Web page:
We have been in the Dominican Republic for five days now, in my mother-in-law's small village of Pina Vieja, where not only does everybody know your name, but everybody is also related to your husband. This part of our trip is a mixed bag of joy and headaches, as it always is. I have loved this country for a long time, it feels like home. It's gritty here, dirty and loud and completely third world, without a hint of tourism. Fortunately I have been coming here for as long as I've known Francisco, and so the people are jolly as Dominicans are, and happy to accept me as one of their own. I do wish we had a little house of our own here, as staying as a guest for this long wears on everyone, although my mother-in-law would never admit it.

We've had a few hilarious moments, like my mother waking up at 2 am to a cockroach crawling on her leg and screaming like she was on fire, and then again when she thought she felt the cockroach again, only to find out it was just the mosquito netting that canopies over our beds at night. Or the pudgy and somewhat dumb-witted girl that lives next door who is aptly named Juleisy (pronounced You Lazy) We are serenaded almost every night with the sounds of dogs fighting in the street outside our window, and blasts of music every now and again as a car rolls down the street. Trying to nap here is like trying to nap in a tent inside of Grand Central Station, just not a realistic plan.

I went dancing two nights ago with a friend who lives next door, and that was indeed a treat of epic proportions. Dancing the night away to the sounds of La Banda Gorda, something that only someone who came here with me in 1997 would appreciate. We left the disco in a rum soaked haze, ate a Dominican hot dog from a street vendor (read: hot dog buried underneath a delicious pile of cabbage and condiments), and then couldn't find anyone to take us home, poor planning at best. So we walked (or perhaps stumbled) the two or so miles home where I promptly puked up the hot dog (sorry for that bit, but that is what usually happens when I eat them, but they're soooo good) and felt into a coma until the rumble of the neighborhood woke me up. Totally worth the hideous hangover the next day. Totally.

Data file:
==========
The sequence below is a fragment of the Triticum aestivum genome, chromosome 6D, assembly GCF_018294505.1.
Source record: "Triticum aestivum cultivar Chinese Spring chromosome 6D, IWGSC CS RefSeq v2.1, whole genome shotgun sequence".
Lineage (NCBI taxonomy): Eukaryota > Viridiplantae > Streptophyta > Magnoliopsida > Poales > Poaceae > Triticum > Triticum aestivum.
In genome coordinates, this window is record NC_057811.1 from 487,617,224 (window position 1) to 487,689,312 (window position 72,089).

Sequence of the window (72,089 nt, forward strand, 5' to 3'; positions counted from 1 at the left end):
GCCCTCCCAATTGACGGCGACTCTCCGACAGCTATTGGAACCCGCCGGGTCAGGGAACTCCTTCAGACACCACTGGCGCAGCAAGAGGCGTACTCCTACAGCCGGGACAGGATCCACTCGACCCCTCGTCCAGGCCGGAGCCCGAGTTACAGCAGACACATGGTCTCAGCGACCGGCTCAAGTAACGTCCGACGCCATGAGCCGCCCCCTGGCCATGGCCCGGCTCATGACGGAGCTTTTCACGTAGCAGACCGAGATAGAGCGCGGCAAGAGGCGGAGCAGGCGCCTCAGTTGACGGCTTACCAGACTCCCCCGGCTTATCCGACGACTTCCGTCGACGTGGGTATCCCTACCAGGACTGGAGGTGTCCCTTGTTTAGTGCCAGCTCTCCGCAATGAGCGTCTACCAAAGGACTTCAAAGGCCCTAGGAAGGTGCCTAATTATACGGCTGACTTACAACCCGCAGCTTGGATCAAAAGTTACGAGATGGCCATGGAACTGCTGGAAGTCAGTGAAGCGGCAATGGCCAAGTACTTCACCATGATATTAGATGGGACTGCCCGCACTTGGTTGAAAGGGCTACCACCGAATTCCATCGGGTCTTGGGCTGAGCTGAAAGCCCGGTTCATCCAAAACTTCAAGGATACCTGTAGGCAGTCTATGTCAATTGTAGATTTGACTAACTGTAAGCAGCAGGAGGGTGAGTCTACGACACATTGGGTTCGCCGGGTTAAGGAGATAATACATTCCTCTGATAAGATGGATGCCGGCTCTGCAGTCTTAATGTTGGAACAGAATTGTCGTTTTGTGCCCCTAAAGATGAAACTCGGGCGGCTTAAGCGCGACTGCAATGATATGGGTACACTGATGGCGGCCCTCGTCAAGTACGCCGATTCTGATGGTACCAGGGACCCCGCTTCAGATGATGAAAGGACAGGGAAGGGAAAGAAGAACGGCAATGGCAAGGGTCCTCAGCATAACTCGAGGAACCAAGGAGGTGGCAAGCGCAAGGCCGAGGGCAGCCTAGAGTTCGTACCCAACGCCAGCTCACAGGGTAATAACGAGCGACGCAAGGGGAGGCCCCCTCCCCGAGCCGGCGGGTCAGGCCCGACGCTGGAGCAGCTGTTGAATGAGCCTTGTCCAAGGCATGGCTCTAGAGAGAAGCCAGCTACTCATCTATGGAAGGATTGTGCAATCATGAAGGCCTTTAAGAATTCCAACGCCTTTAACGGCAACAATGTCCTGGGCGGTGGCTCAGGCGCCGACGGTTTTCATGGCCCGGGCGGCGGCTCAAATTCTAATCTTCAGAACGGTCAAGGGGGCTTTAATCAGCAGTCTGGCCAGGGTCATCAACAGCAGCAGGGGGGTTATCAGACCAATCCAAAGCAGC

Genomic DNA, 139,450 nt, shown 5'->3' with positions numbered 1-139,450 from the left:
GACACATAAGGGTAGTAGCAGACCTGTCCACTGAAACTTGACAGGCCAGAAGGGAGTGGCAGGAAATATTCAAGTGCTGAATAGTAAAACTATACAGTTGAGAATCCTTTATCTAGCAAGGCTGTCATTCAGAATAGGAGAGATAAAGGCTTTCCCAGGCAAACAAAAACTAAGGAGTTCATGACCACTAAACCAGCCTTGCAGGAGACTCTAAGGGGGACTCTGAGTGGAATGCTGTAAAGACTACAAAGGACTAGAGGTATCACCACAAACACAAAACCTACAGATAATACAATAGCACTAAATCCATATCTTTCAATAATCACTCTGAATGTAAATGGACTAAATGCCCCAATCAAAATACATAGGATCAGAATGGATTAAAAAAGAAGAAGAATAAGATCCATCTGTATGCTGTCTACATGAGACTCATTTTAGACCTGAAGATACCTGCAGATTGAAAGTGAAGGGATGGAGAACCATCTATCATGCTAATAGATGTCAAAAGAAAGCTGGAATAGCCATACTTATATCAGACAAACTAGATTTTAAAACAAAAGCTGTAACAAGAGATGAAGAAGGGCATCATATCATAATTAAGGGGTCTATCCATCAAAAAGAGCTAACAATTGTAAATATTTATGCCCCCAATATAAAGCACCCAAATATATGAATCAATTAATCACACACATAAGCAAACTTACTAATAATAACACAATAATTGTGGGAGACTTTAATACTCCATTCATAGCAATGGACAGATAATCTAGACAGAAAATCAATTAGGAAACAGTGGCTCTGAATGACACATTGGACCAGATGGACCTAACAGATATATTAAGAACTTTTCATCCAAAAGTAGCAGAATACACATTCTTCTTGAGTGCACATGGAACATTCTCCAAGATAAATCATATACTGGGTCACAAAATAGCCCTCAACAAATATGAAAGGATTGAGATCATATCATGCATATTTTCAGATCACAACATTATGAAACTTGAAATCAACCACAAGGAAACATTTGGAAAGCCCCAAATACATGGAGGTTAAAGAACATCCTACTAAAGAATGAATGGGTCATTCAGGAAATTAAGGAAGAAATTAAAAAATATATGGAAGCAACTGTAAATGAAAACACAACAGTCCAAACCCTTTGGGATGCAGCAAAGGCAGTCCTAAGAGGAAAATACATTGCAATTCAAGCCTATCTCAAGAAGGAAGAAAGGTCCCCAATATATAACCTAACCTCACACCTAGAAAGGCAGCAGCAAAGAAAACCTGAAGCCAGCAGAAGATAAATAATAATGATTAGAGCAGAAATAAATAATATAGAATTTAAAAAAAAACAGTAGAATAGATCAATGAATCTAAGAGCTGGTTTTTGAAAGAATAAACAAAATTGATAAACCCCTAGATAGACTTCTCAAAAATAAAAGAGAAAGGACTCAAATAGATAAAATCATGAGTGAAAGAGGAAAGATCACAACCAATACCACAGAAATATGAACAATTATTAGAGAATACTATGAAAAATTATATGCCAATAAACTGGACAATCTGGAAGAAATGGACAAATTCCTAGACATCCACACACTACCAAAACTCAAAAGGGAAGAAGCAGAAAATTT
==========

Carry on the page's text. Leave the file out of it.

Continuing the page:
Today we took a journey to the far off town of Jarabacoa, a mountainous region in what's known as the Dominican Alps. We had planned to visit one of the famous waterfalls, although it took us many turns to find the one that didn't involve us crossing a hanging footbridge to get to. When we finally found Salto Baiguate, a waterfall deep in the countryside, my mother-in-law (Erma) was completely horrified at the complete and total isolation of this place. I thought it was amazing. Peaceful, quiet, with a short walk down to the cascading falls. It did involve about 50 steep stairs, and I was pretty sure Erma was going to die of a heart attack or out of spite for us bringing her to such a place. We took some pictures, and then made the climb up and out of there, even more to her dismay. We couldn't swim at that spot unfortunately, so we had to head out to somewhere better. Our driver for the day, Lilo, took us to a river called Acapulco, which was great, but nothing like it's namesake. The kids swam in the cool deep river, which was sparkling clear and a lovely treat.